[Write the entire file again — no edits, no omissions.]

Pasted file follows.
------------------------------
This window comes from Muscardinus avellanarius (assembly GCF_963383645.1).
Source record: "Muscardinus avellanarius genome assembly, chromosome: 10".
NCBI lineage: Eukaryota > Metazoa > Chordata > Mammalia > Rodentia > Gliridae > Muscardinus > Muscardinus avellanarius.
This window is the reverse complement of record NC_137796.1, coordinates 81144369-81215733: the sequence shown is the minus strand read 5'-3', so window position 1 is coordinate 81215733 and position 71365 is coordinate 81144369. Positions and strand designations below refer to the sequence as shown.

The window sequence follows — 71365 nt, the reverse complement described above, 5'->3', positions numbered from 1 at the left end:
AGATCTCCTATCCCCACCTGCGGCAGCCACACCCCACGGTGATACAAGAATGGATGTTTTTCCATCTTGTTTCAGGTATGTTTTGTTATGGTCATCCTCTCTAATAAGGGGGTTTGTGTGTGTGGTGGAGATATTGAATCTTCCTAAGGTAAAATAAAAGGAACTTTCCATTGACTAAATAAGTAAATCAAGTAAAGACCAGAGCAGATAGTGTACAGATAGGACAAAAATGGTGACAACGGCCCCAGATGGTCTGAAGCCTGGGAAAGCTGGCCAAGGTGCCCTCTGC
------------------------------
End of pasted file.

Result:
This window comes from Muscardinus avellanarius (assembly GCF_963383645.1).
Source record: "Muscardinus avellanarius genome assembly, chromosome: 10".
NCBI lineage: Eukaryota > Metazoa > Chordata > Mammalia > Rodentia > Gliridae > Muscardinus > Muscardinus avellanarius.
This window is the reverse complement of record NC_137796.1, coordinates 81144369-81215733: the sequence shown is the minus strand read 5'-3', so window position 1 is coordinate 81215733 and position 71365 is coordinate 81144369. Positions and strand designations below refer to the sequence as shown.

The window sequence follows — 71365 nt, the reverse complement described above, 5'->3', positions numbered from 1 at the left end:
AGATCTCCTATCCCCACCTGCGGCAGCCACACCCCACGGTGATACAAGAATGGATGTTTTTCCATCTTGTTTCAGGTATGTTTTGTTATGGTCATCCTCTCTAATAAGGGGGTTTGTGTGTGTGGTGGAGATATTGAATCTTCCTAAGGTAAAATAAAAGGAACTTTCCATTGACTAAATAAGTAAATCAAGTAAAGACCAGAGCAGATAGTGTACAGATAGGACAAAAATGGTGACAACGGCCCCAGATGGTCTGAAGCCTGGGAAAGCTGGCCAAGGTGCCCTCTGC